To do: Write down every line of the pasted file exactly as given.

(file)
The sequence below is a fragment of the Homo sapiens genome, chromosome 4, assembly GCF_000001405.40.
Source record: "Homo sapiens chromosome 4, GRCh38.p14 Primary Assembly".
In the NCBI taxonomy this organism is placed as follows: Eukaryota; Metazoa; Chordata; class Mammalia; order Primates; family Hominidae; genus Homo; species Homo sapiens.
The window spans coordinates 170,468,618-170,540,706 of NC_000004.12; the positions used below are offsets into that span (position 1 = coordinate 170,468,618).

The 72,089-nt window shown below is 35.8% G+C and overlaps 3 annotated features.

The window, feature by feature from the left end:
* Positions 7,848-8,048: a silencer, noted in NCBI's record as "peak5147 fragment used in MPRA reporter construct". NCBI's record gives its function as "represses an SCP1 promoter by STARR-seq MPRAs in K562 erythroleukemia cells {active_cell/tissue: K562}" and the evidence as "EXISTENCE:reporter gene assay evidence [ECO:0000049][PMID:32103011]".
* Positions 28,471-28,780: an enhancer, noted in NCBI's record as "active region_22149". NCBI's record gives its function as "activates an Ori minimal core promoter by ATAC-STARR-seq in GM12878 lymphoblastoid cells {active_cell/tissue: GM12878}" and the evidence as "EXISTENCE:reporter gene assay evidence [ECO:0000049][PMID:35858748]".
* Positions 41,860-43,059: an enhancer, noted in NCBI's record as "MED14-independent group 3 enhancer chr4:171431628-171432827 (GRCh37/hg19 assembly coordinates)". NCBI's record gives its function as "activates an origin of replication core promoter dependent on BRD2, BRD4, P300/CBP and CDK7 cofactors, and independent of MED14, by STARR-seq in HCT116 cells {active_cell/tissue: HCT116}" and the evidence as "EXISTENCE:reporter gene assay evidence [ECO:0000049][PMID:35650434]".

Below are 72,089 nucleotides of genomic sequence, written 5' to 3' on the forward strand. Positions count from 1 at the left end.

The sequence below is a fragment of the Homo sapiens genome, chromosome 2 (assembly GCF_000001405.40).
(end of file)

The sequence below is a fragment of the Homo sapiens genome, chromosome 4, assembly GCF_000001405.40.
Source record: "Homo sapiens chromosome 4, GRCh38.p14 Primary Assembly".
In the NCBI taxonomy this organism is placed as follows: Eukaryota; Metazoa; Chordata; class Mammalia; order Primates; family Hominidae; genus Homo; species Homo sapiens.
The window spans coordinates 170,468,618-170,540,706 of NC_000004.12; the positions used below are offsets into that span (position 1 = coordinate 170,468,618).

The 72,089-nt window shown below is 35.8% G+C and overlaps 3 annotated features.

The window, feature by feature from the left end:
* Positions 7,848-8,048: a silencer, noted in NCBI's record as "peak5147 fragment used in MPRA reporter construct". NCBI's record gives its function as "represses an SCP1 promoter by STARR-seq MPRAs in K562 erythroleukemia cells {active_cell/tissue: K562}" and the evidence as "EXISTENCE:reporter gene assay evidence [ECO:0000049][PMID:32103011]".
* Positions 28,471-28,780: an enhancer, noted in NCBI's record as "active region_22149". NCBI's record gives its function as "activates an Ori minimal core promoter by ATAC-STARR-seq in GM12878 lymphoblastoid cells {active_cell/tissue: GM12878}" and the evidence as "EXISTENCE:reporter gene assay evidence [ECO:0000049][PMID:35858748]".
* Positions 41,860-43,059: an enhancer, noted in NCBI's record as "MED14-independent group 3 enhancer chr4:171431628-171432827 (GRCh37/hg19 assembly coordinates)". NCBI's record gives its function as "activates an origin of replication core promoter dependent on BRD2, BRD4, P300/CBP and CDK7 cofactors, and independent of MED14, by STARR-seq in HCT116 cells {active_cell/tissue: HCT116}" and the evidence as "EXISTENCE:reporter gene assay evidence [ECO:0000049][PMID:35650434]".

Below are 72,089 nucleotides of genomic sequence, written 5' to 3' on the forward strand. Positions count from 1 at the left end.

The sequence below is a fragment of the Homo sapiens genome, chromosome 2 (assembly GCF_000001405.40).